The team of detectives who helped to bring a disgraced former Radio 1 DJ to justice have won an international award to recognise their work.

Former Middlesbrough FC match announcer Mark Page was jailed for 18-years for systematically abusing young children when he travelled to the Philippines, last year.

The Cleveland Police officers won an Internet Intelligence Award at the Home Office’s International Digital Investigation Awards for “pushing boundaries” during their investigation and conviction of the child sex offender.

Page’s depraved behaviour was brought to light following a tip-off that his online activity was a serious cause for concern.

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Officers from Cleveland Police raided his Teesside home in January 2020 and discovered his computer switched on in his office.

The Northern Echo: Disgraced Mark PageDisgraced Mark Page

Detectives soon realised that it was logged into a Google account - at this time, the national understanding about cloud data was still in its early stages - and the team managed to take over the account and access the archive.

Detective Sergeant Kevin Carter said: “This archive provided a comprehensive picture of Page’s life, spanning devices used over a decade which showed he was geographically, photographically and financially linked to key locations where he committed his crimes.

"The locations included specific times and dates he stayed at hotels in the Philippines and this information was crucial to the investigation. “The data also included ‘Hey Google’ voice recordings made by Page which linked his distinctive radio voice to crimes he was committing with his victims overseas.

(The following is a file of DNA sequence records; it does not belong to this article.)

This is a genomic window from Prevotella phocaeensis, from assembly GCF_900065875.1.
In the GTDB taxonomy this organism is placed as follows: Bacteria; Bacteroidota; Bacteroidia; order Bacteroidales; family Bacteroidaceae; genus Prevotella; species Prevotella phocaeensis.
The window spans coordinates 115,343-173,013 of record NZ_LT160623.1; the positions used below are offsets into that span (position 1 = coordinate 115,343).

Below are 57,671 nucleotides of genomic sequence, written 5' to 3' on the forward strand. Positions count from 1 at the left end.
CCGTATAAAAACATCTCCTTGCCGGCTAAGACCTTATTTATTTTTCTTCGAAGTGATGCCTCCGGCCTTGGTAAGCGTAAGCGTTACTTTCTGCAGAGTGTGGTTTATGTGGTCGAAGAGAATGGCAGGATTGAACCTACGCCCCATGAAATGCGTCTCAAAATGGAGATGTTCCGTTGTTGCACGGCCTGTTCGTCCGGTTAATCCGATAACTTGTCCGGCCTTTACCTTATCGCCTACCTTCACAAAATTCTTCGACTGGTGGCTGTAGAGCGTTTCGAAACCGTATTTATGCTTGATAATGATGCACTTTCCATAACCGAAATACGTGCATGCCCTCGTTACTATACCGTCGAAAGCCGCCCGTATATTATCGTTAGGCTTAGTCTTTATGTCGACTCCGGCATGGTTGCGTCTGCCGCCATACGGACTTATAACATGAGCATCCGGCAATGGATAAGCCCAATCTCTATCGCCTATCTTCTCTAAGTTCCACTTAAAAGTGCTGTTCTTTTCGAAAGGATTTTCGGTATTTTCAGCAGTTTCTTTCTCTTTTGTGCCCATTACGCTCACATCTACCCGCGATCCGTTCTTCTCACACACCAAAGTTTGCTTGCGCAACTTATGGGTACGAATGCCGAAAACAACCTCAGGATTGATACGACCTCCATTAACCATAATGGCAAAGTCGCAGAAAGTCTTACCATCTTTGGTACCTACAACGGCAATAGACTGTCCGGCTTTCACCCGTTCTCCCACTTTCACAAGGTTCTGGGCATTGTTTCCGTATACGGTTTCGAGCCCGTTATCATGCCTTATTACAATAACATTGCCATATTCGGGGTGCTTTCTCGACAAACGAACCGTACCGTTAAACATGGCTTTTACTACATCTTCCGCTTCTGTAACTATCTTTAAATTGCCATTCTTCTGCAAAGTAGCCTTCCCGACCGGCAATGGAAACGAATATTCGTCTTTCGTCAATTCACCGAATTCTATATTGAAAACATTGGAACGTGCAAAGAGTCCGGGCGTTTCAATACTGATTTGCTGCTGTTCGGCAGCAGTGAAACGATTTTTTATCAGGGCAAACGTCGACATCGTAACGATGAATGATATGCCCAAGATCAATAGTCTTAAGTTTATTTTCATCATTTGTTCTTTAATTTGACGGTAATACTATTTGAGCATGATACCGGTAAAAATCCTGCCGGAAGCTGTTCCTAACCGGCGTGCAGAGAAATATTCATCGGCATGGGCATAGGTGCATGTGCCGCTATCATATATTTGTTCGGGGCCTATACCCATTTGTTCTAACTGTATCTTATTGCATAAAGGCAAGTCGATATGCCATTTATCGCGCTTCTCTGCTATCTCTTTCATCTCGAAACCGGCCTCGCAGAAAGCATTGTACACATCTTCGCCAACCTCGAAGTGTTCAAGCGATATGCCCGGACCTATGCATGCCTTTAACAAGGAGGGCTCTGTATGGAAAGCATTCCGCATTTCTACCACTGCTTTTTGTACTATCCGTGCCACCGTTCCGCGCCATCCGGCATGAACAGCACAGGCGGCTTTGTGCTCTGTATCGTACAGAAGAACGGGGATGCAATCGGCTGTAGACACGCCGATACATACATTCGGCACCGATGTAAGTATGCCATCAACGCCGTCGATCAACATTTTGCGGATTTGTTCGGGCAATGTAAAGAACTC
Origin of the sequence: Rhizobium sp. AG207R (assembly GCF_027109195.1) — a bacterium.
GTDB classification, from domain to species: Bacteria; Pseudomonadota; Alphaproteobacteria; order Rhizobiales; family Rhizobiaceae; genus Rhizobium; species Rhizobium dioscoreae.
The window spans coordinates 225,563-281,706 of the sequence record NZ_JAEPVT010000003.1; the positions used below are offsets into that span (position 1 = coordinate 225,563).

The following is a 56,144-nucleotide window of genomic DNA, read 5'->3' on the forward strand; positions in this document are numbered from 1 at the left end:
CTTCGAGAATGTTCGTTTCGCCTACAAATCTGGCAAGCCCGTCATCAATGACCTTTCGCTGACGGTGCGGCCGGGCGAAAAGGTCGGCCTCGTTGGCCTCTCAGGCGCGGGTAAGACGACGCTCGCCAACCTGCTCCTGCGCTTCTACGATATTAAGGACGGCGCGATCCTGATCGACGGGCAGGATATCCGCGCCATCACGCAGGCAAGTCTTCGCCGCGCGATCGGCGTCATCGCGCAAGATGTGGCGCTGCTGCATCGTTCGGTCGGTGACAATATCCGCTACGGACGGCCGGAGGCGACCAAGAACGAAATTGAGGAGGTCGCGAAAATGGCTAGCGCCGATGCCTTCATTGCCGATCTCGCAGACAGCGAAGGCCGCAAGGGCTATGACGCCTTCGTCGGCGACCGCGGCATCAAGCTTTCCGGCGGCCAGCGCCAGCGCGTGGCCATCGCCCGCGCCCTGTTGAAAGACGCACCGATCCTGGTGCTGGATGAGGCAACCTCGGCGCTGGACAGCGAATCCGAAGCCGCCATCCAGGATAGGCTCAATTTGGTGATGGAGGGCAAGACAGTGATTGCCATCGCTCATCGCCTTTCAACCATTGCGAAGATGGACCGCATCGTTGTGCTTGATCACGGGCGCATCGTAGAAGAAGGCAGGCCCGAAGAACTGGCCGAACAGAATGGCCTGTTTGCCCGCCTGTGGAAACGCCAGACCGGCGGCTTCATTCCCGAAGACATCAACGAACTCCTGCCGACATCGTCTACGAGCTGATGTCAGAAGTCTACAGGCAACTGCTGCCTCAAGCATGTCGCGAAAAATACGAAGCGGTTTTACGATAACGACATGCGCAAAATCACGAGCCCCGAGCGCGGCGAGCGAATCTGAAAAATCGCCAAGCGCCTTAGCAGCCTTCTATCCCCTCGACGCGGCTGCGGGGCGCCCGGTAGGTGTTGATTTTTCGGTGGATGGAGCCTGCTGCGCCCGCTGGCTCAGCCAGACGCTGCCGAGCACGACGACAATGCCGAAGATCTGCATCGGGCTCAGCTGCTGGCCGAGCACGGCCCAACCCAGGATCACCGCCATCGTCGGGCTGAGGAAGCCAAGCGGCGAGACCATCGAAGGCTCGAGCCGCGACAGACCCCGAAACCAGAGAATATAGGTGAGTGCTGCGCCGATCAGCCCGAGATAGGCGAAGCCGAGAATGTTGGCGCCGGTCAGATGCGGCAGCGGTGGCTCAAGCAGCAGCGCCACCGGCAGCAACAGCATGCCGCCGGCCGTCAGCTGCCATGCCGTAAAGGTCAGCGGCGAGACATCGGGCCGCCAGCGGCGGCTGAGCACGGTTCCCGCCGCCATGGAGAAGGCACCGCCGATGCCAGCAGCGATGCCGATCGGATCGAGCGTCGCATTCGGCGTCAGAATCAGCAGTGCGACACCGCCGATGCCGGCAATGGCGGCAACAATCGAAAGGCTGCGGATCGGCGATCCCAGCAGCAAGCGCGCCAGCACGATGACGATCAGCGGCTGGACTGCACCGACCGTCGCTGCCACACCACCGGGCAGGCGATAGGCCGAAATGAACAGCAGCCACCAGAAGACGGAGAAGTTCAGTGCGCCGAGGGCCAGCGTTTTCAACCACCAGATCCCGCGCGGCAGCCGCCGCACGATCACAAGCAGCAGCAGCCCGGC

The Northern Echo: Mark Page's incriminating selfieMark Page's incriminating selfie

“Based on this data, we managed to identify three victims of exploitation in the Philippines who had been trafficked. We then worked with the National Crime Agency at the British Embassy in Manila who traced and safeguarded the victims.

“The defence position for Page scrutinised the data used in the investigation and it was presented to the College Digital Investigations Advisory Group and attracted the curiosity of TRACER (the National Crime Agency’s marquee unit for finding innovative ways to use technology) who had not seen this capability before. This contributed to the early national conversation around cloud capability in the UK.

“Page was rightly sentenced to a lengthy time in prison for the horrendous crimes he committed as a result of my teams’ investigation.”

A trawl of his files recovered a number of damning pieces of evidence, including a selfie he took in Cebu City just hours after he had sex with underage children.

Throughout his trial at Teesside Crown Court Page maintained that his accounts had been hacked.

However, forensic analysis of his digital footprint meant officers were able to place at the scene of his offences and recordings of him asking an online search engine 'what is the age of consent in the Philippines?'

The Northern Echo: Mark Page's online dating profileMark Page's online dating profile

Hiding behind his charity work and radio businesses, Page made regular visits to the Far East but also took full advantage of Skype calls to fulfil his depraved sexual behaviour by paying children to perform sex acts online.

He used a number of aliases to set up dating website profiles and Skype accounts in an attempt to mask his true identity, the jurors heard during the trial.

The Northern Echo: Cleveland Police officers Kev Carter, Jo Pain, Steve Rookes and Paul Ripley receiving their awardCleveland Police officers Kev Carter, Jo Pain, Steve Rookes and Paul Ripley receiving their award (Image: Cleveland Police)

Page, from Ingleby Barwick, was found guilty of two counts of attempting to cause/incite a girl under 13 to engage in sexual activity and two counts of arranging/facilitating the sexual exploitation of a child aged 13-17 years.

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Head of Major, Serious and Organised Crime, Detective Superintendent Anne-Marie Salwey, said: “This has been a complex investigation with a successful result, the court Recorder stated the detective work has been of the highest calibre’ and I completely agree.

“The knowledge and expertise of Kev Carter, Jo Pain, Steve Rookes and Paul Ripley has resulted in an international award being brought home to Teesside and most importantly, it has prevented further children from being exploited by Page.

“Cleveland Police can now officially say that we employ internationally recognised digital investigation experts and I am so proud of them for achieving this award.”